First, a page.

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  5. "Mój tata to człowiek sukcesu…

"Mój tata to człowiek sukcesu."

Translation:My dad is a successful man.

July 22, 2016



Would you translate the sentence: "My father is is a successful man". In the same manner?


Probably yes. "Successful" as an adjective describing a successful person doesn't really translate well into Polish. You could also say "achieving successes" = "odnoszący sukcesy", with a participle.


Thanks Jellei. You're a great help, as always.


Why does it have to be a "man" of success and not a "person" of success in the multiple choice menu ... człowiek means person not "man" ... this should be fixed


"człowiek" can easily be used about one, specific male person and then it simply means "man".

"man of success" definitely translates to "człowiek sukcesu".

"person of success" works.


Why does it have to be a male person is my question? Why can it not be a female person... I realize that in this specific phrase man would make the most sense because it's a father figure, however I have seen this in the program on other phrases where it does not specify gender and "man" was the only selection. All I am saying is that człowiek means person and not man so I do not understand why it is even an option in the system?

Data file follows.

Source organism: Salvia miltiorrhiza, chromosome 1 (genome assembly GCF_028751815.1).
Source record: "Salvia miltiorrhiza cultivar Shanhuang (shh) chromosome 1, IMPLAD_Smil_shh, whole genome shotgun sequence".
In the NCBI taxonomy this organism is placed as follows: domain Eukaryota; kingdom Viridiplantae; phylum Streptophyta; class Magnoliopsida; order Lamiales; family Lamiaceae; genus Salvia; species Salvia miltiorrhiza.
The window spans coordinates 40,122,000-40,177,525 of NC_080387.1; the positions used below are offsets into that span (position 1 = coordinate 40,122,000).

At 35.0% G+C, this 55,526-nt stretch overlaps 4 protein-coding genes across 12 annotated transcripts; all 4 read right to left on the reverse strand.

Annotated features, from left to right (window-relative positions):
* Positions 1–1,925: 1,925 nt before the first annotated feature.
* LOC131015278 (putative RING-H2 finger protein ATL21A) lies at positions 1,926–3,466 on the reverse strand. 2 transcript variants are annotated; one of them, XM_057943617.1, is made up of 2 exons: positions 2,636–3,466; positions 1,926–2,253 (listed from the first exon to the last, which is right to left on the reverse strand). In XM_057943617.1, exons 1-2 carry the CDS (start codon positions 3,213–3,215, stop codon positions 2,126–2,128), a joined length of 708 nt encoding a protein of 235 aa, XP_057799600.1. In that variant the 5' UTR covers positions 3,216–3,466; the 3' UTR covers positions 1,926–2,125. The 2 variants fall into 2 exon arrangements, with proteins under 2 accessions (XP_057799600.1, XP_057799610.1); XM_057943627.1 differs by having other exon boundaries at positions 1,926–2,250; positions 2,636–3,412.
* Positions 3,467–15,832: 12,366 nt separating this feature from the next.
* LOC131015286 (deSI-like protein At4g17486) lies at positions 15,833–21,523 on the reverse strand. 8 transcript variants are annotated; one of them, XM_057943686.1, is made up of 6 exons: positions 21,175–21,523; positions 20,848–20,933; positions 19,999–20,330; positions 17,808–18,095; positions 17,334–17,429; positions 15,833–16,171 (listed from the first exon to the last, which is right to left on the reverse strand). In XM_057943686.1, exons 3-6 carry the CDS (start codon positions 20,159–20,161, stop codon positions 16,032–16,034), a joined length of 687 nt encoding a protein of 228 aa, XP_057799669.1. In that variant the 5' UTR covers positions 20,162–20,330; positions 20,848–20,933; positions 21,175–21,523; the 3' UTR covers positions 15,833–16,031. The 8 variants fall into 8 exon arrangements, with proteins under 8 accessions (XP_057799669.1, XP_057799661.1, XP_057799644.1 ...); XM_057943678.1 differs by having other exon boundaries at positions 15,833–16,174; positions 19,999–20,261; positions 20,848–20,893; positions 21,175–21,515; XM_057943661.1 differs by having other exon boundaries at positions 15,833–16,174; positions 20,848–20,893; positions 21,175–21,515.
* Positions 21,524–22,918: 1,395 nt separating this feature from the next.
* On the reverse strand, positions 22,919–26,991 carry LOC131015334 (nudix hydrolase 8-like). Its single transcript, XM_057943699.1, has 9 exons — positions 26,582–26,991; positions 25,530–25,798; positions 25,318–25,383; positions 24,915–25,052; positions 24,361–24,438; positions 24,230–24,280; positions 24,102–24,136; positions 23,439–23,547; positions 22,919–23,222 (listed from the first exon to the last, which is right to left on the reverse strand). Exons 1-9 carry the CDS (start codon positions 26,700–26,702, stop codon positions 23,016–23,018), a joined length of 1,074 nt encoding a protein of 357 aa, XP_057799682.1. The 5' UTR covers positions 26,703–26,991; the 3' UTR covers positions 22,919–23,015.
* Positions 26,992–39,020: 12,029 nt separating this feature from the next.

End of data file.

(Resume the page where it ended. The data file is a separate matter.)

I'm confused. We are talking about a specific sentence after all - a sentence about "my dad". Who is clearly a man.

"człowiek" does not mean "person". "człowiek" technically means "a human". And in many contexts it is synonymous with "mężczyzna" and therefore means "a man". "person" is acceptable in some sentences, but I don't think it's ever a starred answer. On the other hand, "osoby" (literally "persons") usually translate to "people". It's just that Polish and English really use these words differently. I wrote more about it here: https://www.duolingo.com/comment/19428542

Back to this sentence. In Polish, you will say "człowiek sukcesu" about a man and "kobieta sukcesu" about a woman. "mężczyzna sukcesu" is technically possible, but pretty unusual.

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